Is a serious shortage of GPs the next major crisis to hit the NHS?
Many experts believe the next crisis to hit the NHS will be a perfect financial storm which will make landfall just before or just after the 2015 general election.
It does not give much reassurance when, at the end of the last financial year, Wiltshire’s Clinical Commissioning Group (CCG) has to return £5million to the Department of Health – a percentage of its budget that dwarves the increase it was given at the start of that year.
Just yesterday (May 21) the Health Service Journal discovered - under Freedom of Information requests - cases of hospitals asking for extra cash to fend off unpaid suppliers and keep the electricity from being cut off.
However, anxieties expressed forcefully at this week’s board meeting of Wiltshire CCG indicate that there may well be a ‘shortage of GPs’ crisis that will hit the NHS even sooner than the full force of the financial crisis.
With GP numbers down across England, Celia Grummitt put the matter plainly: “GPs are feeling under pressure and under-resourced. We need to send a message to the centre: the NHS is not looking well and they need to do something.”
Dr Grummitt, who is vice chair of the CCG’s Sarum Group and a GP at the Cross Plain Practice with surgeries in Shrewton and Durrington, went on: “We are losing young doctors from this country in droves.”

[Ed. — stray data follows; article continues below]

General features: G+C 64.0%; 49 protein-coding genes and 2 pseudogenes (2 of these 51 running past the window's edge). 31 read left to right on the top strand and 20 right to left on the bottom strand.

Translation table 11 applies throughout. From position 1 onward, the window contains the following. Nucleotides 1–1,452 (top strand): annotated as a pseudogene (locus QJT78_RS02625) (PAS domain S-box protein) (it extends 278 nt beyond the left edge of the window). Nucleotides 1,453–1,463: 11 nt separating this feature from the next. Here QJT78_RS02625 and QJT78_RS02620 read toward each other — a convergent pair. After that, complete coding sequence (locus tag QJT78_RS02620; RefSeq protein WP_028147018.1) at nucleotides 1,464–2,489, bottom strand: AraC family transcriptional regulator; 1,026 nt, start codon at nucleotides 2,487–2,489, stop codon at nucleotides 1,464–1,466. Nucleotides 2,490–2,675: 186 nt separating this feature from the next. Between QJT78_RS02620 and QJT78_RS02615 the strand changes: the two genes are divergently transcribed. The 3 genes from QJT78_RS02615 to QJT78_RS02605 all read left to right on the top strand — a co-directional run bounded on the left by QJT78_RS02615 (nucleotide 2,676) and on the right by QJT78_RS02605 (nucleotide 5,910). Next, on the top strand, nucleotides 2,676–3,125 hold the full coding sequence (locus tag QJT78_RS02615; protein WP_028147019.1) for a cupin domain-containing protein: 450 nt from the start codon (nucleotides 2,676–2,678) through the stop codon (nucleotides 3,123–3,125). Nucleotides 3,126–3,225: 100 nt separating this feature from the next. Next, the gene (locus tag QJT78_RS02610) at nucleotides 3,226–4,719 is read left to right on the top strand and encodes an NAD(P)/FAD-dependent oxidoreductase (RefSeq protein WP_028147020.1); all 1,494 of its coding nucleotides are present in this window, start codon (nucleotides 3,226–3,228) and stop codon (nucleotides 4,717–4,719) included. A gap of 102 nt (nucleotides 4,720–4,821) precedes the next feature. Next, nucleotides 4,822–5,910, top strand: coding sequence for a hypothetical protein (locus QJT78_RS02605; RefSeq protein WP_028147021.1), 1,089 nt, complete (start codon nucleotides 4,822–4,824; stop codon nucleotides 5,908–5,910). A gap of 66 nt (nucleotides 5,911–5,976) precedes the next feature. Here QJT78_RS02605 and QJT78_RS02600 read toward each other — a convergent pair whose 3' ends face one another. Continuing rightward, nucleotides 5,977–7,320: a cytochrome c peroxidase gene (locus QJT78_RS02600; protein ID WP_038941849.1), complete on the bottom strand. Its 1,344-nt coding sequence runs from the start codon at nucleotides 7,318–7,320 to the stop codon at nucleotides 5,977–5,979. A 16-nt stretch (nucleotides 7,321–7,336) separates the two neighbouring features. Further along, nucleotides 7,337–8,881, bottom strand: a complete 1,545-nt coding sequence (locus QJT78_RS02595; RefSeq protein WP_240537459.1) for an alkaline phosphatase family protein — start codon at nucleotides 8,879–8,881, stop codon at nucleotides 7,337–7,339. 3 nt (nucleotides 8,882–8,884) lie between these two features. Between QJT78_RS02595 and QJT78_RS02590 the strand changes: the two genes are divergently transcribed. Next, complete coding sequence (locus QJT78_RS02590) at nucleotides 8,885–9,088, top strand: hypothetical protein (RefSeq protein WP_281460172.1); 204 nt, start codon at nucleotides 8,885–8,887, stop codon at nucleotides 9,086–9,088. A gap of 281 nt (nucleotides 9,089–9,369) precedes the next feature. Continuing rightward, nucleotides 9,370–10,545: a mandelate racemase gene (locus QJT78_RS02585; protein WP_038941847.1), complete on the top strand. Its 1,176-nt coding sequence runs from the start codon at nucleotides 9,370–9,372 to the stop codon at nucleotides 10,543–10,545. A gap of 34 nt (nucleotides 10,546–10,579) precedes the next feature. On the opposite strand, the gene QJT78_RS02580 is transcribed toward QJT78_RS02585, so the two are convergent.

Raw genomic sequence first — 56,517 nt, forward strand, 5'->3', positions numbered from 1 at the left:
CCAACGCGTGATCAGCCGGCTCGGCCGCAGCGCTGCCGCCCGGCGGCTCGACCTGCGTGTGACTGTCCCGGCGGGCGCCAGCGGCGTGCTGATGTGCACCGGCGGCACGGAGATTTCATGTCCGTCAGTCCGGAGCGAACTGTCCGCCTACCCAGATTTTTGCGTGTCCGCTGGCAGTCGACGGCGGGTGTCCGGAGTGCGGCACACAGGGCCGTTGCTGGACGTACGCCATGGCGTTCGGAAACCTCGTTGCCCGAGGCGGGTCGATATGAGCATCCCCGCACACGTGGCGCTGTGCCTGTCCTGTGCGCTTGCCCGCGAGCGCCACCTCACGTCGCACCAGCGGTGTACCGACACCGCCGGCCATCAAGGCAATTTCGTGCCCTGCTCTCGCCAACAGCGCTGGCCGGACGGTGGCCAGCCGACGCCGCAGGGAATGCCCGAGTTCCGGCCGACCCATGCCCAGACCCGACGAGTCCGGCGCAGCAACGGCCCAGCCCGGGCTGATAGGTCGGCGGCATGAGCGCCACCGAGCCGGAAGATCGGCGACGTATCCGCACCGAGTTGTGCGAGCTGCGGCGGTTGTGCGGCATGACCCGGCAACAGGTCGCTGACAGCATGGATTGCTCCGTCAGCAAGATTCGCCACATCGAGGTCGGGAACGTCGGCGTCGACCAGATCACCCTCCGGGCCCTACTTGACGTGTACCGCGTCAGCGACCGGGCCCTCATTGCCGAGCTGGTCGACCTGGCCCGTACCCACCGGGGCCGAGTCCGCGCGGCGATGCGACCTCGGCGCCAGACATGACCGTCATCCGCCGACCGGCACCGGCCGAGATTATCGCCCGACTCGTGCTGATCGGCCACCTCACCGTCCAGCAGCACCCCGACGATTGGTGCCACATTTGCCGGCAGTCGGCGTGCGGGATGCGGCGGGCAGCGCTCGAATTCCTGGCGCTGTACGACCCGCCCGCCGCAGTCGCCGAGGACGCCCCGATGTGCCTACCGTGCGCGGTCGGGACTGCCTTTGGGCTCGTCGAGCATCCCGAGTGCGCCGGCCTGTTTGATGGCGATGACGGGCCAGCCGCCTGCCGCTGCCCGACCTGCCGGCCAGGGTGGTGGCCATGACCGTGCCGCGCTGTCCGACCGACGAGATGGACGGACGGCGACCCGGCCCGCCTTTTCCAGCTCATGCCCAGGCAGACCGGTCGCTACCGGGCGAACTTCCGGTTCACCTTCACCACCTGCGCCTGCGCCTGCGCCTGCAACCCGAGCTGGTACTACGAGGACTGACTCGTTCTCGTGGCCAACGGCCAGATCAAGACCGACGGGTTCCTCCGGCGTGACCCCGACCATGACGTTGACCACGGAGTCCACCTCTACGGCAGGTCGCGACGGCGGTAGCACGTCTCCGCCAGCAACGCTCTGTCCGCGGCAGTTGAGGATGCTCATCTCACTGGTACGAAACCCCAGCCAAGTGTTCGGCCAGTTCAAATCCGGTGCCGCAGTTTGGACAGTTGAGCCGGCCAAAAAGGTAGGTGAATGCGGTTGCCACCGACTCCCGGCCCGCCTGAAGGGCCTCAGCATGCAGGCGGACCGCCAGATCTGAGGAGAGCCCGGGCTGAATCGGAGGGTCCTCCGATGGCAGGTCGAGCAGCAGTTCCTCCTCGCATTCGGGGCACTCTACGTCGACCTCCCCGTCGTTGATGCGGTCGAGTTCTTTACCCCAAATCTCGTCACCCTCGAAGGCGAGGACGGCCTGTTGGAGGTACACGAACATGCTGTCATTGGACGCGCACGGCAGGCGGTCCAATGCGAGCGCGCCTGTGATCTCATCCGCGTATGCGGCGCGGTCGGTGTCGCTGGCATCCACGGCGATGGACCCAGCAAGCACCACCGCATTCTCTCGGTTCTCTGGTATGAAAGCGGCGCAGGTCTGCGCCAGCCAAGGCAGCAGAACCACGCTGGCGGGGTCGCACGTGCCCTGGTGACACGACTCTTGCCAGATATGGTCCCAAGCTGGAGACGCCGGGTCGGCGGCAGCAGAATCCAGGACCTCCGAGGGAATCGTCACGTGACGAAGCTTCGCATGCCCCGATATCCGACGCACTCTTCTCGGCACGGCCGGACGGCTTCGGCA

Dr Toby Davies, chair of the CCG’s Sarum Group, gave an example of the number of GPs opting for retirement in one area set against the number of newly trained doctors leaving the country. He cited the pressures on GPs from the coalition government’s recent contract for GPs.
“The new contract makes it worse.” How, he asked, were GPs to find the time to fulfil the need for two per cent of their patients to be given individual care plans?
The pressures on GPs do not only come from the new contract. Under the coalition government’s root and branch restructuring of the NHS to Andrew Lansley’s plan, GPs have been mandated a central role in commissioning – and for some GPs that takes up a considerable amount of their time. As Dr Grummitt put it: “We are under pressure to get back to the practice.”
So why are newly trained leaving the country? It is clear that financial rewards for GPs have been reduced. So to make up for that loss, they are planning to bid to undertake more treatment services in their surgeries – and that puts new pressures on them.
It probably does not help keep them in this country that the government insists on day-to-day micro-management of the NHS and talks down the qualities of the NHS and talks up the value of private, commercial providers.
News of this looming shortage comes hard on the heels of the critical shortage of nurses in England’s hospitals following the 2010 general election: “Number of NHS nurses falls despite coalition pledge to protect frontline – Almost 6,000 nurses’ posts have disappeared since the general election, official figures show” (Guardian – September 2012.)
For hospitals now facing demands to publicise ward-by-ward staffing levels, the nursing shortage is by no means resolved. Great Western Hospital has not been alone in sending staff to recruit trained nurses in Ireland and mainland Europe.
But we should perhaps remind ourselves that last summer there was a similar ‘doctors shortage’ scare: “Shortage of GPs will undermine the future of the NHS” (King’s Fund – July 2013). And a few weeks ago it was a shortage of hospitals’ A&E doctors: “Jeremy Hunt has ‘no clear plan over chronic shortage’ of emergency doctors” (Daily Mirror on a report from MPs - March 4.)